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FAQ by E. Watts
Version: 0.2 | Updated: 03/03/04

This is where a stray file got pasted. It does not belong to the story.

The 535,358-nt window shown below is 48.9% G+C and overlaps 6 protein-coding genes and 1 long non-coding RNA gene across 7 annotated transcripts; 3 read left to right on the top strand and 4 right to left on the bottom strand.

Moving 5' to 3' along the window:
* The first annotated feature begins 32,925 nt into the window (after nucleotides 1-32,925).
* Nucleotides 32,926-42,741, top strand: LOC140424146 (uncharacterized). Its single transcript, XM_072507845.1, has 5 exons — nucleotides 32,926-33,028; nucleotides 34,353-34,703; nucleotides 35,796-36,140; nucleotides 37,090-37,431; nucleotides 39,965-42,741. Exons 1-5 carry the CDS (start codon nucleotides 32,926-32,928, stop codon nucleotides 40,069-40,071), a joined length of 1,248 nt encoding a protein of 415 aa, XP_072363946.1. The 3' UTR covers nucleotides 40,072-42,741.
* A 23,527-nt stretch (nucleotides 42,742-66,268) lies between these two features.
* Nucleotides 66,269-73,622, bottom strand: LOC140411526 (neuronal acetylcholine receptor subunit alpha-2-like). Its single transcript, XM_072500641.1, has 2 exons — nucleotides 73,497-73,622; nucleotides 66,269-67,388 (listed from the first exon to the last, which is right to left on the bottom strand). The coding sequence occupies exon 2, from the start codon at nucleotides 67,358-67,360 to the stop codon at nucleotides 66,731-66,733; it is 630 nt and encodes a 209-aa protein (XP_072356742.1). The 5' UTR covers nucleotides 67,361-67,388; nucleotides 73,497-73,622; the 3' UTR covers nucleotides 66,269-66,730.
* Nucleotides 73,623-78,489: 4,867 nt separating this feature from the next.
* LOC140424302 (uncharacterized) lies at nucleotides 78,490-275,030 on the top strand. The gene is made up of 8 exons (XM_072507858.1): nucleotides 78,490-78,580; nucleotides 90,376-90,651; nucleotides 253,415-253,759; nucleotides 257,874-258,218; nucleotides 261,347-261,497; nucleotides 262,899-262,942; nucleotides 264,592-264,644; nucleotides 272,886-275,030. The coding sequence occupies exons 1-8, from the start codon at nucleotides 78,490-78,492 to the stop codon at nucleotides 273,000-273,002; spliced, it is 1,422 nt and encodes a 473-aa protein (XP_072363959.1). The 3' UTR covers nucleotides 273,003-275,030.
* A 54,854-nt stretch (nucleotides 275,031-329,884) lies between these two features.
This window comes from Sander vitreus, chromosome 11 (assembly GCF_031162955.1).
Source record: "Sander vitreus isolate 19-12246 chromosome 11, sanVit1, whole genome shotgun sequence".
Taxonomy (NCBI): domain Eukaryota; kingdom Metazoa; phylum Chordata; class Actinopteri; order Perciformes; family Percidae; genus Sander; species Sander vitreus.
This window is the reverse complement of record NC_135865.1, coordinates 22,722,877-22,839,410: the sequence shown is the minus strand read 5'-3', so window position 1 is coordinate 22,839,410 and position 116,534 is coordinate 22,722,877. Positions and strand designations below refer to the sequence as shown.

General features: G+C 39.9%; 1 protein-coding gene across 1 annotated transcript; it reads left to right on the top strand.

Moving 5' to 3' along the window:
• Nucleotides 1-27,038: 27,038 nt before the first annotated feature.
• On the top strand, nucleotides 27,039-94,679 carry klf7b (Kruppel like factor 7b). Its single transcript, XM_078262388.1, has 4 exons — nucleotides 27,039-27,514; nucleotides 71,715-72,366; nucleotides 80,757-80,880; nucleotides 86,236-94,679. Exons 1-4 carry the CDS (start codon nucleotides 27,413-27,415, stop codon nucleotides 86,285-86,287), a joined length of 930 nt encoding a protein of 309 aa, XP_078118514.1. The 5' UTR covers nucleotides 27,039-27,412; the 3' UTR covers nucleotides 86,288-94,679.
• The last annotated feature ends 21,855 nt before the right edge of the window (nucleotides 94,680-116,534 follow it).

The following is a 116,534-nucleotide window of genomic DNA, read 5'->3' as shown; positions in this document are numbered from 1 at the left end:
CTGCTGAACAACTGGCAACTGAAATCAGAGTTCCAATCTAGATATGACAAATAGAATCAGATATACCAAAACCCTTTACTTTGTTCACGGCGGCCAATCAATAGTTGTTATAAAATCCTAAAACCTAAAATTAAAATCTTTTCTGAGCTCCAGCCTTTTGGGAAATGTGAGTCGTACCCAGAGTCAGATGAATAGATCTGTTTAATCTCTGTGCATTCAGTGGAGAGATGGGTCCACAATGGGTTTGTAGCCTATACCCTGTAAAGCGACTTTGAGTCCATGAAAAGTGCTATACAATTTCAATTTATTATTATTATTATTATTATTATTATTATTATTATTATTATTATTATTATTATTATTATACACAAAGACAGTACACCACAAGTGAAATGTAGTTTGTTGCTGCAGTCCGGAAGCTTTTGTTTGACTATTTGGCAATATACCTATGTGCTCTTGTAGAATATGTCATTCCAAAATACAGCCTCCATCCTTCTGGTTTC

Puyo Puyo Fever for Dreamcast FAQ v. 0.2 By E. Watts (firstname.lastname@example.org; don't email me with questions about the game, don't spam me, so basically only email me with additional info about the game) Created: 02/25/04 Last changed: 03/01/04 Index: A. HOW TO GET THE GAME TO PLAY IN ENGLISH B. GAMEPLAY ELEMENTS C. OPTIONS D. EXTRAS E. LEGAL, ETC. A. HOW TO GET THE GAME TO PLAY IN ENGLISH Puyo Puyo Fever has the option to have both text and speech in English. Unfortunately, it's buried in the options and is not in Romanji (which would easily let you read the word "English"). So here is a step by step guide on how to get English turned on. 1. Turn the game on (create a save file if you haven't already, or don't); hit the start button until you're on a page with four options in bubbles at the top of the screen. 2. Choose the fourth option (the one on the right) and hit A or start 3. Choose the seventh option (the one immediately below the option that has "Dreamcast" in Romanji) 4. Change both options for English text and speech 5. Hit B to return to the options menu; everything will still be in Japanese 6. Hit B again to try to return to the selection page; you will have a window appear with two options (it's asking if you want to change the option setting); choose the left option and hit A 7. You should be at the main selection menu and everything should be in English now. You should probably return to the option page and save the game at this point so you don't have to do it again. B. GAMEPLAY ELEMENTS (This section is quite preliminary.) The game displays different names depending on the language setting. IF you have it set on Japanese, it says (nad shows) Puyo Puyo Fever. In English, it shows and says Puyo Pop Fever. The spine of the game says, in Romanji, Puyo Puyo Fever. So what's the game's name? Pick what you want, but it's unlikely to show up as anything other than Puyo Puyo Fever (well, except from pirates who don't have the packaging and only play it in English). After rounds, you have an option to save a replay of the game. These files take up 26 memory blocks apiece. The game's system save takes up 4. Clear attack puyos (called nuisance puyos) disappear when you clear a non-diagonally adjacent piece Fever mode: different graphics behind you, music, time limit; seems to set you up for total clearage. Big block puyos can have their color changed with the rotate button You may want to keep the voices Japanese; they sound pretty lame in English C. OPTIONS I. Main Selection Screen 1. Single Puyo POP a. RunRun Course. Training course; 3 stages. b. WakuWaku Course. Intermediate; 8 stages. c. HaraHara Course. Advanced; 8 stages. d. Free Battle. Play against who you want. "Good for training". 2. Double Puyo POP 3. Endless Puyo POP 4. Options The rightmost option. See next section. II. Options Screen 1. Button Configuration 2. Difficulty (Easy, Normal, Hard) 3. Cut Scene (On, Off) 4. Animation for Chains (On, Off) 5. Sound (Stereo, Mono) 6. Dreamcast Background changer: a. Backgrounds This puts one of several puyo puyo backgrounds onto your memory card (very big; I put one on and it took up 38 blocks), which then are displayed in your DC's file manager background. This only works when the file is on a memory card in your system; it doesn't need to be there at boot up tho, as I can switch to a bank in an official 4X card and it shows up once it's on the right page. The file is named "EXTRA.BG.PVR". It has a moving version of the image in the sky, and a rippling version on the ground. It's too bad other games didn't do this too; it's fine and all, but I'm not sure Puyo Puyo really defines my Dreamcast experience. The first option (the one with no picture) removes the background file from the memory card. b. VMU Icon/Real Mode The option below the background option saves a Puyo Puyo icon to the VMU (it looks like a sign that says "Bi", "13i", or a Japanese character or characters that resemble the preceding alphanumerics; it's identical in either English or Japanese, in spite of the non-retained gameplay VMU icon, which is the game's title logo, and differs on the VMU screen depending on the language settings you use). And, if you've already put the VMU icon on the memory card that's inserted, choosing this option removes the icon. This is actually a very special option; saving the VMU icon to your memory card allows the system to boot into what the game calls "real" mode. When you have the memory card in and are at the DC's main menu, pressing start will now change the menu to a different set up; it looks like the underlying wire frames of the controller, VMU, musical note, and alarm clock are the same, but they are not faded as they are in the normal menu. They are also presented as a different angle, and are smaller. Coolest of all, the analog stick now lets you change the camera angle of the view of the settings and lets you move away to see the reflective tableau below the items and the event horizon cone above them. The analog triggers can each rotate the menu image 180 degrees. The d-pad control of movement in the menu remains absolute, tho. When playing a music CD in the CD player in real mode, a gentle aura shimmers around the image of the spinning CD. Some people seem impressed by this. I think it's pretty lame, but no worse than the normal CD menu. There is supposedly a very short string of characters in the VMU icon file that initiates this change, meaning it's in your DC and is simply being activated by the save file, it's not being loaded the way the image in the .PVR file is. Real Mode supposedly only runs at around 30 FPS (based on guesses from the DC homebrew community), and it does glitch on occasion (I saw it hang for a few seconds exiting the settings page). 7. Language a. Text b. Voice 8. Gallery a. Music test b. Sound FX test c. Voice test d. (unlocked movies? 7 at this point...) e. High Score tables f. Back 9. Saved game Replay Lists saved games; choose one: Leftmost option: replay game (pause and choose second option to exit replay) Middle option: erase Right option: return to choosing a saved game 10. Save/Load (load is top, save is lower 11. Return D. EXTRAS There are no extras in the GD-ROM portion of the disc, which is odd as Sonic Team was always quite good about providing content there. However, you can download a Puyo Puyo slot machine game promoting this game from the developers. It's a Flash game and can presently be found at http://www.sonicteam.com/puyofever/pf_slot.html although you need to win the download. If you just change the above extension from .html to .zip, you should get the download directly. You can also get wallpaper from them at http://www.sonicteam.com/puyofever/dl_wp.html E. LEGAL, ETC. Copyright 2004 E. Watts. You must get explicit approval from me to put this FAQ on a website or distribute it in any other manner. Approval is granted for this FAQ to be used on the GameFAQs website. Permission is explicitly denied to www.cheatcc.com and its affiliates. This is because of their use without my explicit permission of another FAQ I wrote. If you see this FAQ on www.cheatcc.com please email me so that I can take action against them as quickly as possible. www.cheatcc.com may only use this FAQ if they agree to pay me $76,000, agree to Michigan as the venue for any legal proceedings, and agree to pay any legal fees associated with collecting or otherwise enforcing these conditions. www.cheatcc.com will signal agreement to this by their use of this FAQ. Thanks to Sonic Team for making great games.